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St Augustine
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St Augustine


It is a common feature in the history of the Free Churches that a new church was often formed by a split in an existing one, and that such a split frequently centred on the choice of a new pastor. St Augustine’s is a rare instance of this process in the Church of England, for its founder, Richard Carr Kirkpatrick, felt compelled to found a new Anglo-catholic parish in Kilburn when his existing ministry at St Mary’s, Priory Road, was upset by a new Evangelical incumbent. He presided over the erection of an extraordinary church, which is one of the most important Victorian buildings in London.




St Augustine


St Augustine

The high alter and the stone screen which separate it from the nave have lavish sculptured adornment. Victorian architects usually worked with their own groups of craftsmen to fit out and decorate their churches.


St Augustine’s parish began in 1870 in the usual “iron church”, but plans were soon made for a permanent replacement by J. L. Pearson. The foundation stone was laid in 1871 and the church was consecrated in 1880. Not until 1897-8 were the tower and spire constructed at the north-west corner. Many Victorian churches were always to lack ambitious spires, and so it is a matter for thanksgiving that one was added to complete this exceptional design. The spire is 77.4 metres (254 feet) high.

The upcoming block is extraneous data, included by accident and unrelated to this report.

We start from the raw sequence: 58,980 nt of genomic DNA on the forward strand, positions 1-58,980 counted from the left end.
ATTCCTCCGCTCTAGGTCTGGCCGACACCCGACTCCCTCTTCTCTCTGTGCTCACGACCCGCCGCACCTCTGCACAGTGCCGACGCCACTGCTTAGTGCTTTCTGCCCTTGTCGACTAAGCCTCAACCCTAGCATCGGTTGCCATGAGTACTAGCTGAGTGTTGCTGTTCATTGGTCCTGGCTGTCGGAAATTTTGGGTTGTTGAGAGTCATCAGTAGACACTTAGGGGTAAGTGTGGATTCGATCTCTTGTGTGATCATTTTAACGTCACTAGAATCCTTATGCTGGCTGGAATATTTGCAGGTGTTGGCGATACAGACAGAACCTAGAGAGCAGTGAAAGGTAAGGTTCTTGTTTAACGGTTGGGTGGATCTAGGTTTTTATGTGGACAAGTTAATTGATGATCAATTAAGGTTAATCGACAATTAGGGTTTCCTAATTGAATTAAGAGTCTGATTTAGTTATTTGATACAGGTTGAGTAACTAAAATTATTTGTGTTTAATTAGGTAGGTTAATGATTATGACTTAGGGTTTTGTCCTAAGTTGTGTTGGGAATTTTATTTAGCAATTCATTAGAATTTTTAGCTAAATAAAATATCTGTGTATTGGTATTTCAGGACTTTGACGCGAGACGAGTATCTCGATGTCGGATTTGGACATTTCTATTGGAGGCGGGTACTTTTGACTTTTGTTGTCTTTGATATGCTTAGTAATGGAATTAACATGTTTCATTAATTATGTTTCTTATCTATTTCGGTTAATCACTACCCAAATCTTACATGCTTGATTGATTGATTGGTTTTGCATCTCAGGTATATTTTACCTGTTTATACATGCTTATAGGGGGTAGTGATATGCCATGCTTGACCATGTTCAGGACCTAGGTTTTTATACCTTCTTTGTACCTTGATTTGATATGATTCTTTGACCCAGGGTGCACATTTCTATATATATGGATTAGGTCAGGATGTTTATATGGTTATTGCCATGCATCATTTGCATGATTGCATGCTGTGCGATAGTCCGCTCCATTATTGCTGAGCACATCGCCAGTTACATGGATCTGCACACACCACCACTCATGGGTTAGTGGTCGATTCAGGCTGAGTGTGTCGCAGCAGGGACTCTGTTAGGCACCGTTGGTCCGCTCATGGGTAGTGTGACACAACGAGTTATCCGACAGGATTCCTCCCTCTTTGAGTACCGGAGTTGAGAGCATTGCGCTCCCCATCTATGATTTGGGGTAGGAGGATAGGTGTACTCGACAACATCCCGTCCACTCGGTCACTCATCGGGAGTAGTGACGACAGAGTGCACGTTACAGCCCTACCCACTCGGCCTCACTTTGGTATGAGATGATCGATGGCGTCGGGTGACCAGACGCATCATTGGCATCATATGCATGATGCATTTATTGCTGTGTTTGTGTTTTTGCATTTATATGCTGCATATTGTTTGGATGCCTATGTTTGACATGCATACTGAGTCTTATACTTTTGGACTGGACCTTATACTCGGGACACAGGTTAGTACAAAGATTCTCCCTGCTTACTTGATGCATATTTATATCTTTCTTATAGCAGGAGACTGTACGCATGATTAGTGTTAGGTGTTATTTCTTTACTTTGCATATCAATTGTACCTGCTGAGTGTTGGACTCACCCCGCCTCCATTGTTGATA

St Augustine

The east end shows Pearson’s use of lancet windows (here grouped in threes), his gallery round the church, and his fine stone chancel screen. This is one of the most important Victorian churches in London.


The church is built in red brick in Pearson’s usual 13th-century style. As you approach its doorway under the tower, that badge of the 13th century – dog-tooth moulding – is at once apparent. All the windows except one are tall lancets. The exception is huge rose window in the west gable. There are angle turrets at the east and west ends, and a sizeable flèche at the crossing. The interior is an impressive sight, for it is vaulted throughout and has a gallery that runs round the church, even across the openings into the transepts. A vaulted interior was Pearson’s trademark. There are double aisles because of internal buttressing. East of the north transept lies the Lady chapel, and on the south there is the apsidal St Michael’s chapel. There is a stone screen of five arches to mark the division between nave and chancel.

St Augustine

The tower and spire, rising to 77.4 metres (254 feet), were added to Pearson’s church in 1897-8.


In the 20th century, Sir Giles Gilbert Scott enhanced Pearson’s reredos for the high alter; he also designed the Lady chapel’s reredos and the Stations of the Cross. The firm of Clayton & Bell executed the mural paintings and made the numerous stained-glass windows. If ever a Victorian church lived up to the mediaeval ideal of a pictorial exposition of Scripture and the Christian faith, it was St Augustine’s. Practically every major Biblical story is represented, and there are also many windows depicting later saints. St Augustine himself features in the lower tier of east windows, and the nave aisle windows represent saints of the early English Church. The rose window tells the story of Creation.

St Augustine

The pulpit, seen with decorations on the side of the church in the background. The alabaster panels represent Noah, Elijah, St Paul and St John Chrysostom.



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